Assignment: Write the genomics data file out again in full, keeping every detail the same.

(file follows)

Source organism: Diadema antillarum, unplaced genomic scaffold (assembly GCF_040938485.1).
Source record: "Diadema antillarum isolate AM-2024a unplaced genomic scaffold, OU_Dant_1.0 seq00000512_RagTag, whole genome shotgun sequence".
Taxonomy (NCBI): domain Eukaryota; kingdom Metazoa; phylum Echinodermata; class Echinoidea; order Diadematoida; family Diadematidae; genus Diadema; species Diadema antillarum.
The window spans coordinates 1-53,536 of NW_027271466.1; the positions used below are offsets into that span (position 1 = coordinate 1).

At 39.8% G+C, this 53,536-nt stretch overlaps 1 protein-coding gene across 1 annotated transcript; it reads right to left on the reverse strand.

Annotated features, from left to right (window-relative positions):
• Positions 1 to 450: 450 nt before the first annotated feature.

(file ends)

Source organism: Diadema antillarum, unplaced genomic scaffold (assembly GCF_040938485.1).
Source record: "Diadema antillarum isolate AM-2024a unplaced genomic scaffold, OU_Dant_1.0 seq00000512_RagTag, whole genome shotgun sequence".
Taxonomy (NCBI): domain Eukaryota; kingdom Metazoa; phylum Echinodermata; class Echinoidea; order Diadematoida; family Diadematidae; genus Diadema; species Diadema antillarum.
The window spans coordinates 1-53,536 of NW_027271466.1; the positions used below are offsets into that span (position 1 = coordinate 1).

At 39.8% G+C, this 53,536-nt stretch overlaps 1 protein-coding gene across 1 annotated transcript; it reads right to left on the reverse strand.

Annotated features, from left to right (window-relative positions):
• Positions 1 to 450: 450 nt before the first annotated feature.